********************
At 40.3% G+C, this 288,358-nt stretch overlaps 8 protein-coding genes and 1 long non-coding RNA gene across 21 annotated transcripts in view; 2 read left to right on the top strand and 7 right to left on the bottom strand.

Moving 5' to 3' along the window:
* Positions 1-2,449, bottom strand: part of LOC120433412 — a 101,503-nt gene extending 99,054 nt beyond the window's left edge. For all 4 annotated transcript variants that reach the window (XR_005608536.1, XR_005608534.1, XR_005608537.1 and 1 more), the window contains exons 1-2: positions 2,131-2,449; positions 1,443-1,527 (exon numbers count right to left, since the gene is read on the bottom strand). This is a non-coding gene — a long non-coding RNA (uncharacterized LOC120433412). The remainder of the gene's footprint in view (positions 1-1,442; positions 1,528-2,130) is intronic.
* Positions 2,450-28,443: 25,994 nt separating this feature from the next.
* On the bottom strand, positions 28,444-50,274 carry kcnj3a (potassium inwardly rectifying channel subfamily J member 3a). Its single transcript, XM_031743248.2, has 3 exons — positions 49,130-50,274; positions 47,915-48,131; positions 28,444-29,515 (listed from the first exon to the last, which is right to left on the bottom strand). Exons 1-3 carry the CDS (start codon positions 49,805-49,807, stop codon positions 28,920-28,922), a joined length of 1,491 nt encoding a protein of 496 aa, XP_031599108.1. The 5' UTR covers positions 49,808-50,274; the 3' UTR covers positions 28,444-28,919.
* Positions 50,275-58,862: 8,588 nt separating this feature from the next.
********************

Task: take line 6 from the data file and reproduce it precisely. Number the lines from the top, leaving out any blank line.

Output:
* Positions 50,275-58,862: 8,588 nt separating this feature from the next.